What is framing? It's controlling any confrontation – meeting, interview, audition – with the attitude you choose to run with. A frame is the way your brain mentally packages your power, authority, strength, information, and social status. In any meeting for any reason between two or more people, one person grabs the power.
Guys like Oren Klaff pitch multi-million and billion dollar projects like airports and mega-real estate deals all the time. He's a master at it. And he wins. A lot. Oren is brilliant. He has a book out called "Pitch Anything," which gives business guys/gals tips on presentation. The key word here is “Framing,” when making any connection or pitching any subject. The tips are amazing and can definitely be used by actors.
As an actor, you pitch yourself all the time for a starring role on Broadway, in a primetime TV series, a network commercial or a feature film, many with multi-million dollar budgets. Same thing. So, when you frame, you set up the tone of the pitch and grab the power. It definitely takes confidence and courage to pull it off.
1. Are you Oliver Twist in the Charles Dickens novel, a small person walking carefully, slowly with fear and trepidation towards the head master and asking timidly, "Please sir, may I have some more? That's a LOSING Frame.
Or are you:
2. Tom Cruise in "Top Gun" asking Kellie McGillis for a date in a fun, sexy, compelling way by singing to her in a bar? That's a WINNING Frame.
How you frame your interview determines whether you get a booking for a major role, a callback from a casting director, an offer of representation from an agent, or nothing.
So, how do you frame?
First you choose a theme.
1. Fun. Crack a joke. Be lighthearted. Laugh. Don't talk about your career or the biz – just be likable. Get them to lighten up and enjoy being with you.
2. Intrigue. Keep them guessing about who wants you for a major project. I have a major screen test coming up for a contract role, but I can't talk about it! I just got a feature film with a major name and I'm so excited! Get them to be curious and excited about you.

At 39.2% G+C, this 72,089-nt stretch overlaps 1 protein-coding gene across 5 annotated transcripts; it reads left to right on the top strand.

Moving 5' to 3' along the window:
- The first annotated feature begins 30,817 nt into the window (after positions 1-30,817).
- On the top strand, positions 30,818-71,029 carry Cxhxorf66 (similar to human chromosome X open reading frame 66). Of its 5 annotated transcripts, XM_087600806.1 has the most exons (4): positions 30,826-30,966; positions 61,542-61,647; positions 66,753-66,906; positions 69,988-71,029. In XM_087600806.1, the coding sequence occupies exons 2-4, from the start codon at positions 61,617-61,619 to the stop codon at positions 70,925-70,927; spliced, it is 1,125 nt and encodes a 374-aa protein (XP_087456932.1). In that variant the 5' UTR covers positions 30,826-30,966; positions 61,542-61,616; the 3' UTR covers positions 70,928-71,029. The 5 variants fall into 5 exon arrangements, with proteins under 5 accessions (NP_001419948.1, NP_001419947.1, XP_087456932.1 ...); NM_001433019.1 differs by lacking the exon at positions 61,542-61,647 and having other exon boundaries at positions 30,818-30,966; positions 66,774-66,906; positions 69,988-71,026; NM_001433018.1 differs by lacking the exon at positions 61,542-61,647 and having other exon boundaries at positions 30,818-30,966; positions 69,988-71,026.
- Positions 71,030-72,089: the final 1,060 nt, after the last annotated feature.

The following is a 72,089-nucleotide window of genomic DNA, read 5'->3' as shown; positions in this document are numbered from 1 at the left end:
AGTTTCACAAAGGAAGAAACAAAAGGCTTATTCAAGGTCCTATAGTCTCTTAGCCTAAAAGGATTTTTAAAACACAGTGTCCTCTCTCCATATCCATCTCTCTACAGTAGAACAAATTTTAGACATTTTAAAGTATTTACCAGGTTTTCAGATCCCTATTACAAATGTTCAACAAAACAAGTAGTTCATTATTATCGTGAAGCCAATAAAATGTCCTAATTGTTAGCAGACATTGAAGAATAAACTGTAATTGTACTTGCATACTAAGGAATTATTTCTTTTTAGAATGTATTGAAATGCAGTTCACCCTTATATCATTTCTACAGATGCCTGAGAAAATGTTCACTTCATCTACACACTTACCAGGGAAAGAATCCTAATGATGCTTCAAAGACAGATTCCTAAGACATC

3. Prize. You aren't begging an agent to represent you or a producer to hire you. You’re dangling a shiny object that they want and need. I'm working with a few agents, but I want to consolidate my multiple incomes in one place. You have a commercial and voiceover department? And a strong primetime division as well as film, right? Is your office bicoastal since I am? Can you handle the different areas of my career?
Get them on the hook ready to reel you in. Be the prize.
After you set up the theme, tell a compelling story about yourself or audition to show that you are excellent at what you do. Follow through with what you love about the project and why you'd make it an absolute success. Framing doesn’t exclude being authentic. Connect. But always have a time limit. Short is better than long to keep the power.
Always set some ground rules. A power player doesn't like losing power so many play games. If they’re late for a meeting (interview, audition) you need to set a 10-15 minute boundary. I have another meeting and an audition for a major project. Let's reschedule.
Another power play is them sending an assistant to deal with you. NEVER respond to these power plays. It shows that you lack confidence and that you accept their lack of respect for you. The bigger the ego or the status of the industry pro the more you should expect a power play.
Leave. You can't win by staying! It only reinforces that you’re needy and seek validation. If you display neediness, it triggers fear and uncertainty. Everyone avoids that! By leaving they will respect you and may change their attitude about you. Three ways to eradicate neediness.
1. Get rid of the desire. Don't want it so badly.
2. Show that you are excellent at what you do.
3. Be ready and willing to leave.
Remember to play out the frame. Whatever you set up, you need to stay with it. Your exit is as important as your entrance. Always be courteous but don't leave the power in the room. Don't beg on the way out if you want to win.
What you really want besides winning is connection. By framing each encounter, you force the other person to find you compelling and worthy. You want to work with someone who likes and respects you and form a great relationship which takes your career to the highest level. And that's how you do it.
As the founder and executive director of The Actors's Market, Gwyn Gilliss provides free monthly info seminars, agent/casting director interview tele-seminars, weekly marketing tips, as well as many coaching programs to help actors break into both the NY and L.A. industries. Gwyn has tremendous success with her private career coaching clients. More than 90 percent get agent representation launching their careers with performances in feature films, Broadway productions, and Emmy-award-winning primetime TV series, such as "The Good Wife," "White Collar," "Grey's Anatomy," "NCIS," "House," "Law & Order," "30 Rock," "Criminal Minds."
Email her to request a free 15-minute career session: [email protected].